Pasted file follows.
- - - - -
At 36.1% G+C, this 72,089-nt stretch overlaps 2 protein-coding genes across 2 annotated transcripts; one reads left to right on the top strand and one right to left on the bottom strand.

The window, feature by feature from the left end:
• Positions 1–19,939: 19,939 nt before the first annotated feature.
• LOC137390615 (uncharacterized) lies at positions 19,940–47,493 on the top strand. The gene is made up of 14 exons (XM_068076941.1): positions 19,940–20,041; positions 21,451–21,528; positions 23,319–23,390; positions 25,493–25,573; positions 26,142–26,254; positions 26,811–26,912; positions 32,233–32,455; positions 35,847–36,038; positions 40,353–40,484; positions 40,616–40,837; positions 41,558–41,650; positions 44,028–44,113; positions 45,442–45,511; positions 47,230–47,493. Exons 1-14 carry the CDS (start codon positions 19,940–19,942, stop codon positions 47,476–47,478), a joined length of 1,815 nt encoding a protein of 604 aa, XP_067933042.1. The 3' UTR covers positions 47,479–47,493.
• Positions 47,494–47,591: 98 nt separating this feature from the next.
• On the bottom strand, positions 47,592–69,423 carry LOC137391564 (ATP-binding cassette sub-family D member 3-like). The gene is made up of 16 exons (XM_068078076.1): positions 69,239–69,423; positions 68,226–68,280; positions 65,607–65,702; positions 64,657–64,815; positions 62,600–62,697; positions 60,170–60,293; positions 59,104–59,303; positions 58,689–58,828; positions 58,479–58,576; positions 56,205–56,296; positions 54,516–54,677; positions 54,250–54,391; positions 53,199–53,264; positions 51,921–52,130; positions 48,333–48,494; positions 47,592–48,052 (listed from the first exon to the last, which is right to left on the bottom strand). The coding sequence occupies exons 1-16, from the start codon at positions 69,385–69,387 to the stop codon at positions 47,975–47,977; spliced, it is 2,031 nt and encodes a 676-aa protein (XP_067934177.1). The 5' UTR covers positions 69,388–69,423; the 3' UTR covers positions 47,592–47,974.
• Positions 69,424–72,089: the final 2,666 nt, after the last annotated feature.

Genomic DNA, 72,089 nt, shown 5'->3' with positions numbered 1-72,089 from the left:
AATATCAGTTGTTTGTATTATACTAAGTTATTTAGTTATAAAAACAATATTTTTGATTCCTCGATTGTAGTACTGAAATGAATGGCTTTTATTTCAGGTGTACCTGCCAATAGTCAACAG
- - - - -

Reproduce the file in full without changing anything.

At 36.1% G+C, this 72,089-nt stretch overlaps 2 protein-coding genes across 2 annotated transcripts; one reads left to right on the top strand and one right to left on the bottom strand.

The window, feature by feature from the left end:
• Positions 1–19,939: 19,939 nt before the first annotated feature.
• LOC137390615 (uncharacterized) lies at positions 19,940–47,493 on the top strand. The gene is made up of 14 exons (XM_068076941.1): positions 19,940–20,041; positions 21,451–21,528; positions 23,319–23,390; positions 25,493–25,573; positions 26,142–26,254; positions 26,811–26,912; positions 32,233–32,455; positions 35,847–36,038; positions 40,353–40,484; positions 40,616–40,837; positions 41,558–41,650; positions 44,028–44,113; positions 45,442–45,511; positions 47,230–47,493. Exons 1-14 carry the CDS (start codon positions 19,940–19,942, stop codon positions 47,476–47,478), a joined length of 1,815 nt encoding a protein of 604 aa, XP_067933042.1. The 3' UTR covers positions 47,479–47,493.
• Positions 47,494–47,591: 98 nt separating this feature from the next.
• On the bottom strand, positions 47,592–69,423 carry LOC137391564 (ATP-binding cassette sub-family D member 3-like). The gene is made up of 16 exons (XM_068078076.1): positions 69,239–69,423; positions 68,226–68,280; positions 65,607–65,702; positions 64,657–64,815; positions 62,600–62,697; positions 60,170–60,293; positions 59,104–59,303; positions 58,689–58,828; positions 58,479–58,576; positions 56,205–56,296; positions 54,516–54,677; positions 54,250–54,391; positions 53,199–53,264; positions 51,921–52,130; positions 48,333–48,494; positions 47,592–48,052 (listed from the first exon to the last, which is right to left on the bottom strand). The coding sequence occupies exons 1-16, from the start codon at positions 69,385–69,387 to the stop codon at positions 47,975–47,977; spliced, it is 2,031 nt and encodes a 676-aa protein (XP_067934177.1). The 5' UTR covers positions 69,388–69,423; the 3' UTR covers positions 47,592–47,974.
• Positions 69,424–72,089: the final 2,666 nt, after the last annotated feature.

Genomic DNA, 72,089 nt, shown 5'->3' with positions numbered 1-72,089 from the left:
AATATCAGTTGTTTGTATTATACTAAGTTATTTAGTTATAAAAACAATATTTTTGATTCCTCGATTGTAGTACTGAAATGAATGGCTTTTATTTCAGGTGTACCTGCCAATAGTCAACAG